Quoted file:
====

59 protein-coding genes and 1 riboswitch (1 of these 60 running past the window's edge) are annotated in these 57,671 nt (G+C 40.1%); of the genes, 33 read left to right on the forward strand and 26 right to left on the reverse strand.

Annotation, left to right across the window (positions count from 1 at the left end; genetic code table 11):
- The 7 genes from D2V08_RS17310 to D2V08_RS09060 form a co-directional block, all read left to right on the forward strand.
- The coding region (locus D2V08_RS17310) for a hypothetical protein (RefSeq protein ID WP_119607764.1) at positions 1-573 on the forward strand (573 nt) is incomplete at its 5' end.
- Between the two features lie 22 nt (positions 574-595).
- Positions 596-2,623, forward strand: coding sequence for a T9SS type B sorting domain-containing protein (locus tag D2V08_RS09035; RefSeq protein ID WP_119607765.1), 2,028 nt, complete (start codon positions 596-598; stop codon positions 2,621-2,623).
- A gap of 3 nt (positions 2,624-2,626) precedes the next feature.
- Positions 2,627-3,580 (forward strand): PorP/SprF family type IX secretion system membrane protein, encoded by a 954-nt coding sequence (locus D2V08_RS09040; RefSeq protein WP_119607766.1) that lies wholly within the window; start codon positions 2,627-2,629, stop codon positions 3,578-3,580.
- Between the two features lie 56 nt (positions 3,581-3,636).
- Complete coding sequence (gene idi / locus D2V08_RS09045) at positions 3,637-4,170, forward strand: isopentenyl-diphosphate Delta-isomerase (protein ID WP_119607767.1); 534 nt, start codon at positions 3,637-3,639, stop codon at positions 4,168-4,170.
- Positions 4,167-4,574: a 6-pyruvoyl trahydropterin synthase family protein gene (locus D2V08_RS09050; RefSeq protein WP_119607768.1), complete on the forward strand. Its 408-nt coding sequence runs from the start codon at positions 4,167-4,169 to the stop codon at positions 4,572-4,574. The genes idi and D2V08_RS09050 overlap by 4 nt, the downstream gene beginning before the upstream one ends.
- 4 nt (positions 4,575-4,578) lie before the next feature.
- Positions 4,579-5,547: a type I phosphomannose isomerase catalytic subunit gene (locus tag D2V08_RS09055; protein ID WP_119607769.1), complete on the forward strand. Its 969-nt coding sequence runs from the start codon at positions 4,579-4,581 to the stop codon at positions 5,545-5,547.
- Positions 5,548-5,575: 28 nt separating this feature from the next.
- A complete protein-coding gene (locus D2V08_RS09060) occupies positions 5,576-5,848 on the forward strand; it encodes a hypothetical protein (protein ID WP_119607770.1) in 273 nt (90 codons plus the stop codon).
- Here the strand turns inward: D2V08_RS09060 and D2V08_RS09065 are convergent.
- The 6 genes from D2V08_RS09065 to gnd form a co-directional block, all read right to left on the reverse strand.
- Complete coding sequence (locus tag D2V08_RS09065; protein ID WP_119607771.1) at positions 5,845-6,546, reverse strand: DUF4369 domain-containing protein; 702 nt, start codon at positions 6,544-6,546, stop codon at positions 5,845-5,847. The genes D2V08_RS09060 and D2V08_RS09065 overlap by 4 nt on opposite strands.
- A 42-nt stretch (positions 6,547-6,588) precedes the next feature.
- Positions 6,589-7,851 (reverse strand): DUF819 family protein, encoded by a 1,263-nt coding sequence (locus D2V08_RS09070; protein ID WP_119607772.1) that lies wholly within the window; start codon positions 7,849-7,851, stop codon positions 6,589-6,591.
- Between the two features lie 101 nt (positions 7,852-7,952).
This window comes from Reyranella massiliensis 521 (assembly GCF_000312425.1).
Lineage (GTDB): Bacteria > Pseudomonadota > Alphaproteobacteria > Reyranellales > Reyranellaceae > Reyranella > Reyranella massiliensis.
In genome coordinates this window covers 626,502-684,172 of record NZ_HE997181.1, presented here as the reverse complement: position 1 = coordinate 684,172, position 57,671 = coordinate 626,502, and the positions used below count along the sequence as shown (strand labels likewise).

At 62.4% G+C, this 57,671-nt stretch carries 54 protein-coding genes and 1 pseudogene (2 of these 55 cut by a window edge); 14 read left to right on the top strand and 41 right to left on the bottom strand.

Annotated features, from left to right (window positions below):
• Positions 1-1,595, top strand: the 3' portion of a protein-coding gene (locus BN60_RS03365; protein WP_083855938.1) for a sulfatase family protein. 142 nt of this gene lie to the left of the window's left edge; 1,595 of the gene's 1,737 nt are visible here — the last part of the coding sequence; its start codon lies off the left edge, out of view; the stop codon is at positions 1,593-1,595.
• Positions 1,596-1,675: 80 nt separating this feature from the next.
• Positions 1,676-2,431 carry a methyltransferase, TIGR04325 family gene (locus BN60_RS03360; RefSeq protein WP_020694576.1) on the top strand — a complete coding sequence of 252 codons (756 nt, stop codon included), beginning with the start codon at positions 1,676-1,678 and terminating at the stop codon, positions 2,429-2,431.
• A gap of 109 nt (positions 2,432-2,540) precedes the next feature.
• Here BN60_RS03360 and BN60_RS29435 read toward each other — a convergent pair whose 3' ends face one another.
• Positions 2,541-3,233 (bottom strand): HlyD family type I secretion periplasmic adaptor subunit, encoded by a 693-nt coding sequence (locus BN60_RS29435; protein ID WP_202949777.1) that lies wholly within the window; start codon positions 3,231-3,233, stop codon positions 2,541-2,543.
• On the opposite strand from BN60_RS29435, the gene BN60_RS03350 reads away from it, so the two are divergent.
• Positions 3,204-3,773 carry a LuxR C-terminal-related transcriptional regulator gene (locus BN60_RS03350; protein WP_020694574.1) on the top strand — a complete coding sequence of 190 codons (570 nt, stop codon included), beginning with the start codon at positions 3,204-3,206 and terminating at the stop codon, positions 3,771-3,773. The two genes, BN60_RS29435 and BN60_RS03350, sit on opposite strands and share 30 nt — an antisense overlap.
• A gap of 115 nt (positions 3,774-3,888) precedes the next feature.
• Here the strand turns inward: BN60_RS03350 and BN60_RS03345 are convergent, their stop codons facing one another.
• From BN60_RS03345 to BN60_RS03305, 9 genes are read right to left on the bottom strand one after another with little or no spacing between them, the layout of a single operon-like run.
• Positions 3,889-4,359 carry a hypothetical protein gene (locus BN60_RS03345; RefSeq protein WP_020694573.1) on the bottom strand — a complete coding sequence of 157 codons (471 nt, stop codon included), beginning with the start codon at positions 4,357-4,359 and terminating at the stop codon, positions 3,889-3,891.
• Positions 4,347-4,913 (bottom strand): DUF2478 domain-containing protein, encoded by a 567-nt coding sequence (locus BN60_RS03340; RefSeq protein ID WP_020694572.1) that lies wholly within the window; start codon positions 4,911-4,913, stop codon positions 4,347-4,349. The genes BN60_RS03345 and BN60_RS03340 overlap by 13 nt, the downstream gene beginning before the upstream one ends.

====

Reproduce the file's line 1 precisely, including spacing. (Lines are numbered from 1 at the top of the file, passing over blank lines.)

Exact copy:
59 protein-coding genes and 1 riboswitch (1 of these 60 running past the window's edge) are annotated in these 57,671 nt (G+C 40.1%); of the genes, 33 read left to right on the forward strand and 26 right to left on the reverse strand.